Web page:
Lastly, administrative problems and unstable leaderships are another reason that made the Arab states not to join. Due to powerful military and religious elites who did not want to lose their traditional powers, many Arab states separated themselves. Nevertheless, some of practices weakened leadership of the empire especially the methods used to rule the nation became unstable. Thus, some of the Arab states were forced to make leadership and administrative reforms, which led to separation of the states instead of joining as one state. Some states refused to sign peace treaties that were meant to create peace after the prolonged war for powers. Treaties such as the Adrianople Peace Treaty led to Russo-Turkish war between Russians and the Ottoman Empire. The war lasted for one year until the treaty was reviewed whereby the Russian court decided to guarantee the previously promised independence to countries such Serbia, Moldavia and Romania. Drastic reforms resulted during the late 18th and early 19th centuries, but this was still rather late. Many congresses were formed in order to recognize independence. In 1839, a verdict containing the civil reforms followed whose regime witnessed the rise of the liberal party (Goffman, 119).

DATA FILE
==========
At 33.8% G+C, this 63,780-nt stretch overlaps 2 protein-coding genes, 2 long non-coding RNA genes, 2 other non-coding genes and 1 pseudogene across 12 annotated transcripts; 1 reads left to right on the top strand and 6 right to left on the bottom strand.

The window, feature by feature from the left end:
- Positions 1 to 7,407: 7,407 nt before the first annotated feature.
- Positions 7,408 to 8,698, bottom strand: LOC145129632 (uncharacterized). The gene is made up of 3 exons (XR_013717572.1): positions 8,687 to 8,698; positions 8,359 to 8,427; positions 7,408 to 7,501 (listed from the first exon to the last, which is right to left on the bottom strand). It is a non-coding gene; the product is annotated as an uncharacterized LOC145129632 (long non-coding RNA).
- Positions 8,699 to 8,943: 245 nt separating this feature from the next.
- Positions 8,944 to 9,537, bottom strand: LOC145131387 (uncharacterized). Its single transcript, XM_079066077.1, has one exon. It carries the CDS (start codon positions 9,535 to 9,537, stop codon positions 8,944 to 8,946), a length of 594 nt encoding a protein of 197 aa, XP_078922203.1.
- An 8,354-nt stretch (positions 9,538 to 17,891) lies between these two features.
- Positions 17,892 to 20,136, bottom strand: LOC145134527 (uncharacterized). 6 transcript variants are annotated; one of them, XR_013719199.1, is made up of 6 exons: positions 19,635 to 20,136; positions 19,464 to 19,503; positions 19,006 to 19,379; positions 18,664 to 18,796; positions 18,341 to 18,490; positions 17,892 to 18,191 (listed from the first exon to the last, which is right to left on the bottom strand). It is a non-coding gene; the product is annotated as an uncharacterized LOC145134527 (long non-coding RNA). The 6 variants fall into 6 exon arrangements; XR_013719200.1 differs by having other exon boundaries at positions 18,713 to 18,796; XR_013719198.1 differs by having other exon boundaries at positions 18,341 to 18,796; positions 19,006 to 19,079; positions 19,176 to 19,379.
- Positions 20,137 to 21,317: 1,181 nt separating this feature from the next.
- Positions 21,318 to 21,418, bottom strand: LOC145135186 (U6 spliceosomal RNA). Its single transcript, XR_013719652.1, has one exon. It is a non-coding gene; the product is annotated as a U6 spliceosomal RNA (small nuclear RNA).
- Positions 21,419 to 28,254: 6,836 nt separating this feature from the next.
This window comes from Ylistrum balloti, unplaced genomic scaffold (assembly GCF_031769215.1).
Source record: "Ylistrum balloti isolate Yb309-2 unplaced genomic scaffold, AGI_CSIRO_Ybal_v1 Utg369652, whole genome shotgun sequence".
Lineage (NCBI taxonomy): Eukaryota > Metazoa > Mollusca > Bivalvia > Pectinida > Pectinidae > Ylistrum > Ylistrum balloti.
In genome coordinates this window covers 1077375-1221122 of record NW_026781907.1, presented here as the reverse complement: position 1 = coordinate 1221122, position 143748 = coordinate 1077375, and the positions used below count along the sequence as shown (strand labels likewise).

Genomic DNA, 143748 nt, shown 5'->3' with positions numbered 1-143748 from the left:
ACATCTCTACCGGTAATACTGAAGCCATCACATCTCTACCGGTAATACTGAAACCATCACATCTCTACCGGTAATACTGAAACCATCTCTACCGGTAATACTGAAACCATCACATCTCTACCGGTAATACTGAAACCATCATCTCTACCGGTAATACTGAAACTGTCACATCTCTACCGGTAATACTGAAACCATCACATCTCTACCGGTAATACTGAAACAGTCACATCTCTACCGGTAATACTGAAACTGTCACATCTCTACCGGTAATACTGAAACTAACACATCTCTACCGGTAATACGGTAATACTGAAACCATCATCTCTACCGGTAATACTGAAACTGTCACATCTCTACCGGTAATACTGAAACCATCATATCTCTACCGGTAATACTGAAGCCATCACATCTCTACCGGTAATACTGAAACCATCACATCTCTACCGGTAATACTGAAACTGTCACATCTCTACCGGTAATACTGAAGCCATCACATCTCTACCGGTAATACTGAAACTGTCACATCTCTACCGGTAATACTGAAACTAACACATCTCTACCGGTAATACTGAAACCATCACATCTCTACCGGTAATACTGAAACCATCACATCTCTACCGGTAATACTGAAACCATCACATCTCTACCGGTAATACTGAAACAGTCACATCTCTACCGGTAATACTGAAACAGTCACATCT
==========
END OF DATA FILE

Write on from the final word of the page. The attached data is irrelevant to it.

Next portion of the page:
In conclusion, there are diverse reasons that prevented these new states from merging into a concrete union. One of the reasons that prevented Arab States from merging into concrete states is independence, instability and economic growth. In addition, political instability contributed to this, whereby many wanted to gain political powers and many kingdoms were separated because of instabilities. Religious problems made the Arab nations not to join as one nation because of different religious issues. Muslims had their own religious believes that were different from the Christians and Jewish which conflicted each other. Additionally, emergence of new political ideologies and independent border disputes led to separation of states. Lastly, recognition of sovereignty as well as land resources separated Arab states. This is because each state wanted to gain political sovereignty and access to land resources such as oil hence contributed to war, which made the Arab nations not to come together.
Goffman, Daniel. The Ottoman Empire and Early Modern Europe. Cambridge, U.K: Cambridge
University Press, 2002. Print.
Fortna, Benjamin C. Imperial Classroom: Islam, the State, and Education in the Late Ottoman
Empire. Oxford: Oxford University Press, 2002. Print.
Milton-Edwards, Beverley. Contemporary Politics in the Middle East. Cambridge, UK: Polity,
Stephan, Maria J. Civilian Jihad: Nonviolent Struggle, Democratization, and Governance in the
Middle East. New York: Palgrave Macmillan, 2009. Internet resource.
Tripp, Charles, and Beverley Milton-Edwards. “Review of Contemporary Politics in the Middle
East.” Bulletin of the School of Oriental and African Studies, University of London. 64.1 (2001): 122-123. Print.
Williams, Mary E. The Middle East, Opposing Viewpoints. San Diego: Greenhaven Press, 2000.